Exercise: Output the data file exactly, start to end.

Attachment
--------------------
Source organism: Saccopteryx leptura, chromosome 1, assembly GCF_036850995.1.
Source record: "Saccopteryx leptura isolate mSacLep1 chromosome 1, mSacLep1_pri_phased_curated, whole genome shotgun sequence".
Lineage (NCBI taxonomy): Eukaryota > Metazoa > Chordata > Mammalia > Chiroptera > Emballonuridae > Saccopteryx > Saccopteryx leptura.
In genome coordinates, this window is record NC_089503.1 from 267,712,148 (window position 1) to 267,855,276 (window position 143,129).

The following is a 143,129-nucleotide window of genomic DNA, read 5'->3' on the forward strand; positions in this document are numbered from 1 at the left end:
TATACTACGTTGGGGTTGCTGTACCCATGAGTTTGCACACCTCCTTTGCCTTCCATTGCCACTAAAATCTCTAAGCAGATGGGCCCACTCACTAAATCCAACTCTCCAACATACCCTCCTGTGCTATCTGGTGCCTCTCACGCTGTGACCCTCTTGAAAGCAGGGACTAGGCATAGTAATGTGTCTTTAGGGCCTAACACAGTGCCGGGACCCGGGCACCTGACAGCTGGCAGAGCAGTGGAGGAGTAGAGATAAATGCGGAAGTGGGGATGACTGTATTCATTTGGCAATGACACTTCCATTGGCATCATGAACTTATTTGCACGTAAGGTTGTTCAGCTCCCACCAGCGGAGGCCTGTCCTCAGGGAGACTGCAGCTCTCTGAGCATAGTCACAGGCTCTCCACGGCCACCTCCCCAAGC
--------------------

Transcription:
Source organism: Saccopteryx leptura, chromosome 1, assembly GCF_036850995.1.
Source record: "Saccopteryx leptura isolate mSacLep1 chromosome 1, mSacLep1_pri_phased_curated, whole genome shotgun sequence".
Lineage (NCBI taxonomy): Eukaryota > Metazoa > Chordata > Mammalia > Chiroptera > Emballonuridae > Saccopteryx > Saccopteryx leptura.
In genome coordinates, this window is record NC_089503.1 from 267,712,148 (window position 1) to 267,855,276 (window position 143,129).

The following is a 143,129-nucleotide window of genomic DNA, read 5'->3' on the forward strand; positions in this document are numbered from 1 at the left end:
TATACTACGTTGGGGTTGCTGTACCCATGAGTTTGCACACCTCCTTTGCCTTCCATTGCCACTAAAATCTCTAAGCAGATGGGCCCACTCACTAAATCCAACTCTCCAACATACCCTCCTGTGCTATCTGGTGCCTCTCACGCTGTGACCCTCTTGAAAGCAGGGACTAGGCATAGTAATGTGTCTTTAGGGCCTAACACAGTGCCGGGACCCGGGCACCTGACAGCTGGCAGAGCAGTGGAGGAGTAGAGATAAATGCGGAAGTGGGGATGACTGTATTCATTTGGCAATGACACTTCCATTGGCATCATGAACTTATTTGCACGTAAGGTTGTTCAGCTCCCACCAGCGGAGGCCTGTCCTCAGGGAGACTGCAGCTCTCTGAGCATAGTCACAGGCTCTCCACGGCCACCTCCCCAAGC